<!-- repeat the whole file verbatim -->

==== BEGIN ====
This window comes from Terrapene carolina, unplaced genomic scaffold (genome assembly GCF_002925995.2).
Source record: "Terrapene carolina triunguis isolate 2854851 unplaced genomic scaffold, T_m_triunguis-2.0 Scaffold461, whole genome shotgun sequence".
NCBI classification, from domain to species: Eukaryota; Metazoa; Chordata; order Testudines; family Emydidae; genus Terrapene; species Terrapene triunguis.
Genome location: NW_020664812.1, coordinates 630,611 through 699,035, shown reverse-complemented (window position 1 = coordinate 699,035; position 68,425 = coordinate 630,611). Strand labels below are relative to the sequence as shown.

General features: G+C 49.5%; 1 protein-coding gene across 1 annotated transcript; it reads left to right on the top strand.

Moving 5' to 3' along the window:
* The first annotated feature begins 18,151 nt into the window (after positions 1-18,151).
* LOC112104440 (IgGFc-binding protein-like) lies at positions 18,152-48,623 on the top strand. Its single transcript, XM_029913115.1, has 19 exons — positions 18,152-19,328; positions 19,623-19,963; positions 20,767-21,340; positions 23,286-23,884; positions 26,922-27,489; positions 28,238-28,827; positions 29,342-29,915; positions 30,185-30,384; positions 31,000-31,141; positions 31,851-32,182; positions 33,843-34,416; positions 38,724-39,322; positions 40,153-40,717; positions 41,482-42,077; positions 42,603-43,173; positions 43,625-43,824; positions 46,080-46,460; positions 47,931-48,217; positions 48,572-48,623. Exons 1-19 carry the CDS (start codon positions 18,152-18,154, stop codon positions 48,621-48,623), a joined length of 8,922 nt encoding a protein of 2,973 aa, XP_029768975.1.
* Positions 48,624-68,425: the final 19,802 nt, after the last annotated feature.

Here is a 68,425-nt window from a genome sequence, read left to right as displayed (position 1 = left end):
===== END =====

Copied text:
This window comes from Terrapene carolina, unplaced genomic scaffold (genome assembly GCF_002925995.2).
Source record: "Terrapene carolina triunguis isolate 2854851 unplaced genomic scaffold, T_m_triunguis-2.0 Scaffold461, whole genome shotgun sequence".
NCBI classification, from domain to species: Eukaryota; Metazoa; Chordata; order Testudines; family Emydidae; genus Terrapene; species Terrapene triunguis.
Genome location: NW_020664812.1, coordinates 630,611 through 699,035, shown reverse-complemented (window position 1 = coordinate 699,035; position 68,425 = coordinate 630,611). Strand labels below are relative to the sequence as shown.

General features: G+C 49.5%; 1 protein-coding gene across 1 annotated transcript; it reads left to right on the top strand.

Moving 5' to 3' along the window:
* The first annotated feature begins 18,151 nt into the window (after positions 1-18,151).
* LOC112104440 (IgGFc-binding protein-like) lies at positions 18,152-48,623 on the top strand. Its single transcript, XM_029913115.1, has 19 exons — positions 18,152-19,328; positions 19,623-19,963; positions 20,767-21,340; positions 23,286-23,884; positions 26,922-27,489; positions 28,238-28,827; positions 29,342-29,915; positions 30,185-30,384; positions 31,000-31,141; positions 31,851-32,182; positions 33,843-34,416; positions 38,724-39,322; positions 40,153-40,717; positions 41,482-42,077; positions 42,603-43,173; positions 43,625-43,824; positions 46,080-46,460; positions 47,931-48,217; positions 48,572-48,623. Exons 1-19 carry the CDS (start codon positions 18,152-18,154, stop codon positions 48,621-48,623), a joined length of 8,922 nt encoding a protein of 2,973 aa, XP_029768975.1.
* Positions 48,624-68,425: the final 19,802 nt, after the last annotated feature.

Here is a 68,425-nt window from a genome sequence, read left to right as displayed (position 1 = left end):